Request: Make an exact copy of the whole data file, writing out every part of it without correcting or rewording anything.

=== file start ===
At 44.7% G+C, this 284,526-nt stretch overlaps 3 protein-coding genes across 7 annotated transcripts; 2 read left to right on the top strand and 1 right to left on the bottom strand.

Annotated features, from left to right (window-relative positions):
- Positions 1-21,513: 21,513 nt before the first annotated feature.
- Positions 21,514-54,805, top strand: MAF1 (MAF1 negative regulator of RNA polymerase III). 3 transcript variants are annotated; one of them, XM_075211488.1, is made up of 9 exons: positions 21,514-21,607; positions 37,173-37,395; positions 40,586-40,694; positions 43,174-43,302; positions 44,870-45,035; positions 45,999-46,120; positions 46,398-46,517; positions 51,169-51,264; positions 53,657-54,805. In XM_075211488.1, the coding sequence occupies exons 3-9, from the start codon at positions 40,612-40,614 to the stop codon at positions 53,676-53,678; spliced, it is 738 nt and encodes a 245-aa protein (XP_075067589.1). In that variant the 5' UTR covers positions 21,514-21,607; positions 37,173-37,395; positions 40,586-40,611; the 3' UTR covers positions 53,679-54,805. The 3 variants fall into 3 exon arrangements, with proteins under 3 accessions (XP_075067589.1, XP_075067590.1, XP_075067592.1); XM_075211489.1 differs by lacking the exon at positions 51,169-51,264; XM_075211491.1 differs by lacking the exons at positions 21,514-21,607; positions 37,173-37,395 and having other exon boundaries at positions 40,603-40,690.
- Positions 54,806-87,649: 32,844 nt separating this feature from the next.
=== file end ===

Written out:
At 44.7% G+C, this 284,526-nt stretch overlaps 3 protein-coding genes across 7 annotated transcripts; 2 read left to right on the top strand and 1 right to left on the bottom strand.

Annotated features, from left to right (window-relative positions):
- Positions 1-21,513: 21,513 nt before the first annotated feature.
- Positions 21,514-54,805, top strand: MAF1 (MAF1 negative regulator of RNA polymerase III). 3 transcript variants are annotated; one of them, XM_075211488.1, is made up of 9 exons: positions 21,514-21,607; positions 37,173-37,395; positions 40,586-40,694; positions 43,174-43,302; positions 44,870-45,035; positions 45,999-46,120; positions 46,398-46,517; positions 51,169-51,264; positions 53,657-54,805. In XM_075211488.1, the coding sequence occupies exons 3-9, from the start codon at positions 40,612-40,614 to the stop codon at positions 53,676-53,678; spliced, it is 738 nt and encodes a 245-aa protein (XP_075067589.1). In that variant the 5' UTR covers positions 21,514-21,607; positions 37,173-37,395; positions 40,586-40,611; the 3' UTR covers positions 53,679-54,805. The 3 variants fall into 3 exon arrangements, with proteins under 3 accessions (XP_075067589.1, XP_075067590.1, XP_075067592.1); XM_075211489.1 differs by lacking the exon at positions 51,169-51,264; XM_075211491.1 differs by lacking the exons at positions 21,514-21,607; positions 37,173-37,395 and having other exon boundaries at positions 40,603-40,690.
- Positions 54,806-87,649: 32,844 nt separating this feature from the next.